Let’s face it – the job market has pretty much hit rock bottom. If you’re out there on the career hunt, you know that legitimate open positions are few and far between – it’s less about who you are and more about who you know. A personal referral, having an ‘in’ – can go a long way. As you scour the Career Builder and Craigslist postings, every once in a (great) while you’ll run across a dream job, that one position that you’ve got to have. Odds are, there are a lot of other people thinking the same exact thing. The result: An employer flooded with resumes and cover letter’s not knowing where to begin.
The economic wasteland we find ourselves has me thinking, and many of you as well. How far would you go to get the job of your dreams? Would you lie? Would you cheat? Would you misrepresent yourself and provide false information? Would you fake your references, having a buddy pose as a former supervisor to ensure a ‘glowing’ recommendation? Would you lie about your GPA or the degree you received? Where do you draw the line? How far are you willing to go to stand out from the rest?
My take in one word? Karma. What goes around comes around – but it goes beyond that. If you’re interviewing for a position, dream job or otherwise, when you represent yourself as something you’re not, the company is falling for a lie – they aren’t interested in the real you. Personally, I don’t want to work for someone who does not like, or at least value me for me. You can try to be someone you’re not, but you will benefit more by letting others see the real you. If the real you isn’t a fit, it’s better to get that established from the onset and move on.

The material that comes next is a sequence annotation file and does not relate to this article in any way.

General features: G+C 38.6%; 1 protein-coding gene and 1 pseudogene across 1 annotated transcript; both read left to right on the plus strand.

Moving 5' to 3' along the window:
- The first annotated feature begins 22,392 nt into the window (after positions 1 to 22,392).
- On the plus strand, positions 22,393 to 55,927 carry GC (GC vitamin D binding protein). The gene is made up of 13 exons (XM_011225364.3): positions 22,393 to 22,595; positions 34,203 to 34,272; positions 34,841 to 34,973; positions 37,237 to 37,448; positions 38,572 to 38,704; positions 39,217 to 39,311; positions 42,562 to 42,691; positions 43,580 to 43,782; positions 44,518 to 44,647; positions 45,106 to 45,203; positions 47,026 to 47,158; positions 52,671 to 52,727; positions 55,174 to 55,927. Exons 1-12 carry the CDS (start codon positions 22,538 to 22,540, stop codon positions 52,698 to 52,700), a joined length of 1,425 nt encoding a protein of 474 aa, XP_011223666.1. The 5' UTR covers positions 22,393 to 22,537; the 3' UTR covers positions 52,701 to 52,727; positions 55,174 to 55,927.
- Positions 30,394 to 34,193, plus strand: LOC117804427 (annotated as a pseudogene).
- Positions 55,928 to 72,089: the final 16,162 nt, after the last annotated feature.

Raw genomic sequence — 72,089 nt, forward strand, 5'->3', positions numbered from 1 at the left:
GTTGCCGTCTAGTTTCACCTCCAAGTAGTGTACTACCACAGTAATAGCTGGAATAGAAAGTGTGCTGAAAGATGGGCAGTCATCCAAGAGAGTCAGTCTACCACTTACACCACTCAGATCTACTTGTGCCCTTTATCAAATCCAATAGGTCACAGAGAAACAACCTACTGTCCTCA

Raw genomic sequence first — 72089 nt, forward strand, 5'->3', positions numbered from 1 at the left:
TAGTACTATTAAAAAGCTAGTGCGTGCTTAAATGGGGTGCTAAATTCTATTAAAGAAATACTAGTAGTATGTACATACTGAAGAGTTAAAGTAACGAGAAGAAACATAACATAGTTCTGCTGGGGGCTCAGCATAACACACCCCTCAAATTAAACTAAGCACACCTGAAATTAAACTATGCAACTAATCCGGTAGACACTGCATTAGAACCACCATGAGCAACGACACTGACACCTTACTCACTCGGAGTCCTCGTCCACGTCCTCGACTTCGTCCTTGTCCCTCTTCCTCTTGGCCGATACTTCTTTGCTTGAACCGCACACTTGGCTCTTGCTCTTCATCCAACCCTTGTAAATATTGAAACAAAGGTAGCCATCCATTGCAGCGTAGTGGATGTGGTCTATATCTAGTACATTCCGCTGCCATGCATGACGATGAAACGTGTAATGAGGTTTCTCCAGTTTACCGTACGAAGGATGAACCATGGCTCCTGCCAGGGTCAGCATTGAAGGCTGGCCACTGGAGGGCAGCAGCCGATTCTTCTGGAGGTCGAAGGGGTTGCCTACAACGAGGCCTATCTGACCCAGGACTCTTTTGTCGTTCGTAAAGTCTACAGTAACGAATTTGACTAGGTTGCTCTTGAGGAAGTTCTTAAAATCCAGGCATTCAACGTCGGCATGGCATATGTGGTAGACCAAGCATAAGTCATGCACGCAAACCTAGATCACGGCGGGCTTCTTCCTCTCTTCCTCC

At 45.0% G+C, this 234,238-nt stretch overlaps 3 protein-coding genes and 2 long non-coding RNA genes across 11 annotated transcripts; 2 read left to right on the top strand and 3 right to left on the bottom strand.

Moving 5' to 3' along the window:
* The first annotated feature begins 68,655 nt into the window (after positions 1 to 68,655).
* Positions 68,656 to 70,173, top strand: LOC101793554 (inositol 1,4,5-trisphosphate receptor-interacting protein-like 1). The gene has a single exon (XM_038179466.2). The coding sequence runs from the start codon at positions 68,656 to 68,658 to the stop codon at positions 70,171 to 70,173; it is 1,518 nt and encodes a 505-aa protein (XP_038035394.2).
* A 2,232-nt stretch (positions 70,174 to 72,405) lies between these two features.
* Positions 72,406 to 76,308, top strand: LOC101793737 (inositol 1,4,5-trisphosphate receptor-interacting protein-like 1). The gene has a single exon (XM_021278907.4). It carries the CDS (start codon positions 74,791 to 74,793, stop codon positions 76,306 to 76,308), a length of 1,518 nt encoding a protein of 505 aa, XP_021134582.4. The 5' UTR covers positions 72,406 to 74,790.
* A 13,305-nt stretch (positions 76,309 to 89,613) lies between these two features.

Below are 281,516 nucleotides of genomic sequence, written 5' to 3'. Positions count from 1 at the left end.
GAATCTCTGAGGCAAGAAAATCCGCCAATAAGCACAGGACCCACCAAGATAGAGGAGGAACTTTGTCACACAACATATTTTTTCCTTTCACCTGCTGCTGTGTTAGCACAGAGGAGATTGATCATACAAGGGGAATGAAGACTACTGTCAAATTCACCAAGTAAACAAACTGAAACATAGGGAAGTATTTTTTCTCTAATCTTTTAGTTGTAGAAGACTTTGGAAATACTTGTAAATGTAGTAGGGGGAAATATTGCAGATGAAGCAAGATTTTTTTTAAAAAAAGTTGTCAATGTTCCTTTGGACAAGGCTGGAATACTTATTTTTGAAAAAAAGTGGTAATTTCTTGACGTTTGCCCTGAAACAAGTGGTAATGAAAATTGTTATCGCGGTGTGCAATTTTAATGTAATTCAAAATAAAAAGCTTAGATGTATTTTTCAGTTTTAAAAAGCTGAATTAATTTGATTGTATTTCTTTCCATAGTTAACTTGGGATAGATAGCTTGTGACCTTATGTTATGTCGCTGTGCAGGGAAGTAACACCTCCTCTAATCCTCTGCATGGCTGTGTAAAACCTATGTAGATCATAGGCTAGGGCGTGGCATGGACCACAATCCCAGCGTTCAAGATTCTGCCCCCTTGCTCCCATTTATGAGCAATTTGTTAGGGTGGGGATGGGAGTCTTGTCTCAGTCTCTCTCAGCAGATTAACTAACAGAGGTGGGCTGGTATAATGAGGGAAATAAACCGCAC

Something to remember: No matter how desperate your situation may seem, there will always be other opportunities (eventually). Looking for a job IS a full time job, and it can be extremely overwhelming in the current market. With that said, don’t get yourself into a bad position before you even agree to an offer. Impressing a company with lies will almost (if not always) lead to a negative outcome. And remember, the company you want to work for, that ‘dream job’, will appreciate and want the real you.
I want to leave this open-ended for discussion in the comments below. This is somewhat of a sensitive issue as no one wants to harm their reputation by admitting to lying or condoning dishonesty. But I encourage you to take a step back and share your honest insight. If you’re more comfortable responding anonymously, please feel free. Some thoughts to consider:
(Image courtesy Kolby Schnelli)